Xen Cluster Management With Ganeti On Debian Etch. Version 1.0 Author: Falko Timme <ft [at] falkotimme [dot] com> Last edited 09/14/2007 Ganeti is a cluster virtualization management system based on Xen.
In this tutorial I will explain how to create one virtual Xen machine (called an instance) on a cluster of two physical nodes, and how to manage and failover this instance between the two physical nodes. This document comes without warranty of any kind! I do not issue any guarantee that this will work for you! "[...] This tutorial is based on an old version of Ganeti. 1 Preliminary Note Ganeti is still in an early stage. In this tutorial I will use the physical nodes node1.example.com and node2.example.com: node1.example.com: IP address 192.168.0.100; will be the master of the cluster. Both have a 50GB hard drive of which I use 10GB for the / partition, 1GB for swap, and leave the rest unpartitioned so that it can be used by Ganeti (the minimum is 20GB!). In my tests I was using two systems with 204MB RAM each for node1 and node2.
Tips on Using Ganeti. Update: I apologize for not updating this post.
I struggled with this for quite a while before making real progress, which I’ll try to detail. A few key points: debootstrap doesn’t install a bootloader, so even if you are using kvm, you need to specify a kernel on the parent/host and a root disk device (on in the vm) as part of the config. Make sure that the kernel matches the modules installed by debootstrap, or you’ll have lots of other problems.The default use of virtio for the disk interface causes problems with the kvm version that ships with ubuntu.
The virtual machines bios may not detect it. I’ve hacked up the ganeti-os-debootstrap scripts to use ubuntu’s vmbuilder script to create ubuntu VMs that do have a boot loader. We are using a number of virtual machines to support the efforts at work. I’d been eying Ganeti, a package for managing multiple Xen or KVM virtual machines running on a cluster of hosts. I also had the choice of the Xen or LVM hypervisors. Creating a scalable virtualization cluster with Ganeti. Creating a virtualization cluster that is scalable, cheap, and easy to manage usually doesn't happen in the same sentence.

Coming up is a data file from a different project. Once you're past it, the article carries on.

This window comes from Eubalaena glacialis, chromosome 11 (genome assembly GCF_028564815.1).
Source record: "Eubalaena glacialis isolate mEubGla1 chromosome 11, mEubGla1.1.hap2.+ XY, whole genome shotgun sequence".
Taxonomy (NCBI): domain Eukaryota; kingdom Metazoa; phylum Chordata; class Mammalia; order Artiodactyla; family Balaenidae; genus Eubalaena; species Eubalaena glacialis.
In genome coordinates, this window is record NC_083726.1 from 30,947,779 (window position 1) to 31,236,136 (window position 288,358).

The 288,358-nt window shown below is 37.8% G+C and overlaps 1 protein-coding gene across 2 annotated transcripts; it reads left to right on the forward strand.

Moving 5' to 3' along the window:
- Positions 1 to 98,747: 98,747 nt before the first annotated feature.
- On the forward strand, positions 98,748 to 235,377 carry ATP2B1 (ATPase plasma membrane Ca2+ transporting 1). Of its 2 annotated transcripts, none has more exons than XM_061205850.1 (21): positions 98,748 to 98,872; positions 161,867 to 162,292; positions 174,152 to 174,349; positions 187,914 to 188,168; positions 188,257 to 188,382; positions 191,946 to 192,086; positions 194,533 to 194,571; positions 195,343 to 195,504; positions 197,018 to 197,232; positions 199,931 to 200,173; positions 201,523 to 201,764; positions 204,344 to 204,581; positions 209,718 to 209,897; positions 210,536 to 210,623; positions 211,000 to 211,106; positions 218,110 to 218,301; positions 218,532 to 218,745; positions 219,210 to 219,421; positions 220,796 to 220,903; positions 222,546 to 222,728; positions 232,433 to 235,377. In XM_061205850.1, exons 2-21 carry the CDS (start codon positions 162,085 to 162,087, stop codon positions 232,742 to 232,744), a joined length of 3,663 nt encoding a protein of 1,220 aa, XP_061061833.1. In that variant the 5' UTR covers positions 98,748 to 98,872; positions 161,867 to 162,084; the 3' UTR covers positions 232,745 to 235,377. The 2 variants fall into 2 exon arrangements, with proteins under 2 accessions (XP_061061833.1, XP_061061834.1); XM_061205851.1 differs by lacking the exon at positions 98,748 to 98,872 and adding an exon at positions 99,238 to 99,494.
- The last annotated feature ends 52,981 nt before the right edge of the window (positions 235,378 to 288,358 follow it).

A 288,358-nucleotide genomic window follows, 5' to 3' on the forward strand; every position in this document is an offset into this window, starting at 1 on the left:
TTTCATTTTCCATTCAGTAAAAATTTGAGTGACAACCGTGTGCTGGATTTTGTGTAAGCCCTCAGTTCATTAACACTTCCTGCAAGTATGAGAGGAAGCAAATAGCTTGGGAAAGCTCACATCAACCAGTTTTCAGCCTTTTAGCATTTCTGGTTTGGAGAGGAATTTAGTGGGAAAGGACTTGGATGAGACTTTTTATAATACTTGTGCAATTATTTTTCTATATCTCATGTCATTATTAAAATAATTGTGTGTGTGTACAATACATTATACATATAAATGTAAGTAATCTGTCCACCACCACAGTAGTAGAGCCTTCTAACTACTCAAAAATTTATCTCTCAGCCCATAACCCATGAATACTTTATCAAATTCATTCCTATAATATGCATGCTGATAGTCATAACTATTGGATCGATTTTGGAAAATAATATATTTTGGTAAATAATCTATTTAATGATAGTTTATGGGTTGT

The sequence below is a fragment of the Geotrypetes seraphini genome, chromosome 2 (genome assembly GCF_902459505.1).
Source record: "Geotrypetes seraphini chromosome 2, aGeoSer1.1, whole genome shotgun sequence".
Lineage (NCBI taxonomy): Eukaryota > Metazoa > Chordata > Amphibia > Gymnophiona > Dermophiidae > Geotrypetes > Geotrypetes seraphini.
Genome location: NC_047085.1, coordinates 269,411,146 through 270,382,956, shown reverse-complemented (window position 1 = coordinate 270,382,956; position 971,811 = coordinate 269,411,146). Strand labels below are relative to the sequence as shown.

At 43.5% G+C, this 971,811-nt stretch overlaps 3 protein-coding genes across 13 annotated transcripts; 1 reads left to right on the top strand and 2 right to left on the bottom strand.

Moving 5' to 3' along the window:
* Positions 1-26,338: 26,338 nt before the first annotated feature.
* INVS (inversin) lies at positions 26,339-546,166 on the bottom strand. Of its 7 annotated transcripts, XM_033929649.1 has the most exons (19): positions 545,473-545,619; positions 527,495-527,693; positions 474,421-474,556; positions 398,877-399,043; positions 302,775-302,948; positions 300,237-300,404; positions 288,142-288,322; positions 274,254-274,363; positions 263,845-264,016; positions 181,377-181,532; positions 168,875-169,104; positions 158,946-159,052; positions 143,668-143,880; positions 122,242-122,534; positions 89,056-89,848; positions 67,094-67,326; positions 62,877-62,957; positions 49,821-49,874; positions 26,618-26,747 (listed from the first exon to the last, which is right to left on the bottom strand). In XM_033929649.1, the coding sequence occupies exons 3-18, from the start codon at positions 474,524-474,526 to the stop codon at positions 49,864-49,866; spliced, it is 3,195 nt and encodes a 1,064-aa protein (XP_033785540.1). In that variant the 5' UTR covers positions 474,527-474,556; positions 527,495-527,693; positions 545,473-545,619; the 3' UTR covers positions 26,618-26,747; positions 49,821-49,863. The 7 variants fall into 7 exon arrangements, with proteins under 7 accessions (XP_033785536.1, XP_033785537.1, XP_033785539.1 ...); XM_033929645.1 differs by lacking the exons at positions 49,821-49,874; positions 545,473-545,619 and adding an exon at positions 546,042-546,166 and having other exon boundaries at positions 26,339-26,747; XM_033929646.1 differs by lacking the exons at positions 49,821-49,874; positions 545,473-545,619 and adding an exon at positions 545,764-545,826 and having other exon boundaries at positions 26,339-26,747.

Generally it involves a combination of a complex set of tools tied together, expensive storage, and difficult to scale. While I think that the suite of tools that use libvirt are great and are headed in the right direction, they're still not quite the right tool for the right job in some situations. Ganeti Deployment Notes - Technology Notes - Céondo Ltd. By Loïc d'Anterroches for Céondo LtdLast updated Wednesday, 19 June 2012.
Below, the corpus of Ganeti documentation is grouped by topic. A few quick references: Glossary: Provides explanations of basic Ganeti terminology.News file: Lists changes between Ganeti versions.Search Page: Allows you to search for key terms across Ganeti documentation. Using Ganeti The following resources provide guidance on how to use Ganeti: Ganeti - Cluster-based virtualization management software. Ganeti is a cluster virtual server management software tool built on top of existing virtualization technologies such as Xen or KVM and other open source software.
Ganeti requires pre-installed virtualization software on your servers in order to function. Once installed, the tool assumes management of the virtual instances (Xen DomU). Ganeti controls: Disk creation management Operating system installation for instances (in co-operation with OS-specific install scripts) Startup, shutdown, and failover between physical systems Ganeti is designed to facilitate cluster management of virtual servers and to provide fast and simple recovery after physical failures using commodity hardware. Ganeti provides the following features for managed instances: